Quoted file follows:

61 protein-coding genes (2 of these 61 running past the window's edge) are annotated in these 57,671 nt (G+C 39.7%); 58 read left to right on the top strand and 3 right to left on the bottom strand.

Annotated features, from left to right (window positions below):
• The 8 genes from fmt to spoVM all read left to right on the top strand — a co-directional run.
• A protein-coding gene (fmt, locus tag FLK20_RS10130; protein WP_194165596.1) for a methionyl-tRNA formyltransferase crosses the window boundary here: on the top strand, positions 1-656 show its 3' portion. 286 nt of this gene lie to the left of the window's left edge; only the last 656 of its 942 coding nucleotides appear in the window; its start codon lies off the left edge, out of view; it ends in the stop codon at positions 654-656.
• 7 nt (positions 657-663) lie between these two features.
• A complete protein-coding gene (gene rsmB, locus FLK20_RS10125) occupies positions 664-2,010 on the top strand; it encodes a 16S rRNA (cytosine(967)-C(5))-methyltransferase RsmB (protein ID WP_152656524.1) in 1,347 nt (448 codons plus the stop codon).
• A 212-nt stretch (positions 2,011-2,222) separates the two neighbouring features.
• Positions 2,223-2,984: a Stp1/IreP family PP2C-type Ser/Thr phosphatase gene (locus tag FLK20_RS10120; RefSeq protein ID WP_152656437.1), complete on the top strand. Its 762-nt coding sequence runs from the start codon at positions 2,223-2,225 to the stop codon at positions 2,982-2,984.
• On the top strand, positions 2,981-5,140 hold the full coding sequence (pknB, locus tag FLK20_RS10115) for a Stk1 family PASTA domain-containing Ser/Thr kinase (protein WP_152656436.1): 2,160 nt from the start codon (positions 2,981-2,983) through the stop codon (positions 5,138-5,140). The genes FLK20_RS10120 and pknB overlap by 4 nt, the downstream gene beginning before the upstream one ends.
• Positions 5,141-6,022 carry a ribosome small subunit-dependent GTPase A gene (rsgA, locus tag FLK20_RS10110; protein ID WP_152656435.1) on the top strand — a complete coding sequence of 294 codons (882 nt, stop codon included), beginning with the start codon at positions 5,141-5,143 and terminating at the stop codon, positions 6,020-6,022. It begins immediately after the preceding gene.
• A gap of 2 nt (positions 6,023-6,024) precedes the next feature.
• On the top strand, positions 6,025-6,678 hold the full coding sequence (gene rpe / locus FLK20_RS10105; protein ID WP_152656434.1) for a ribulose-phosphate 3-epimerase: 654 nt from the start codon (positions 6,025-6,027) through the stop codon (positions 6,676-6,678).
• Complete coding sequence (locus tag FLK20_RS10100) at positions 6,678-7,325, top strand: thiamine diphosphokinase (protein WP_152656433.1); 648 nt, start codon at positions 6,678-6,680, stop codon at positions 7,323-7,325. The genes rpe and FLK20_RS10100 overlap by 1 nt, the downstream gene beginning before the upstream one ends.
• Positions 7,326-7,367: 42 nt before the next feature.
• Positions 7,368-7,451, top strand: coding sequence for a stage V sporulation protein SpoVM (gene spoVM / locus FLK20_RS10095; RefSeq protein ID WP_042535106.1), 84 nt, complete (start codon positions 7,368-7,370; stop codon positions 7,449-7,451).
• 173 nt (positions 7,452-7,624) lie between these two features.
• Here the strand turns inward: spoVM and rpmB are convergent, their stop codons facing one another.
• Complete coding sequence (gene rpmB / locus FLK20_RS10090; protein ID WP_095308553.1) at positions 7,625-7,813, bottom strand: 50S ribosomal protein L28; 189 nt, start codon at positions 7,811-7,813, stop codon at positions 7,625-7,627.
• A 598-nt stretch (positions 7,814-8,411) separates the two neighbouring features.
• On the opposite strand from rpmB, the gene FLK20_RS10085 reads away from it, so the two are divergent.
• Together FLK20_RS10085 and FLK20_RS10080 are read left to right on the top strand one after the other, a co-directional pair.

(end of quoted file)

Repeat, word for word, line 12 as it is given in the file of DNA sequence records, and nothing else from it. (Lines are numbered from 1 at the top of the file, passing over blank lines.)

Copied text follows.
• On the top strand, positions 6,025-6,678 hold the full coding sequence (gene rpe / locus FLK20_RS10105; protein ID WP_152656434.1) for a ribulose-phosphate 3-epimerase: 654 nt from the start codon (positions 6,025-6,027) through the stop codon (positions 6,676-6,678).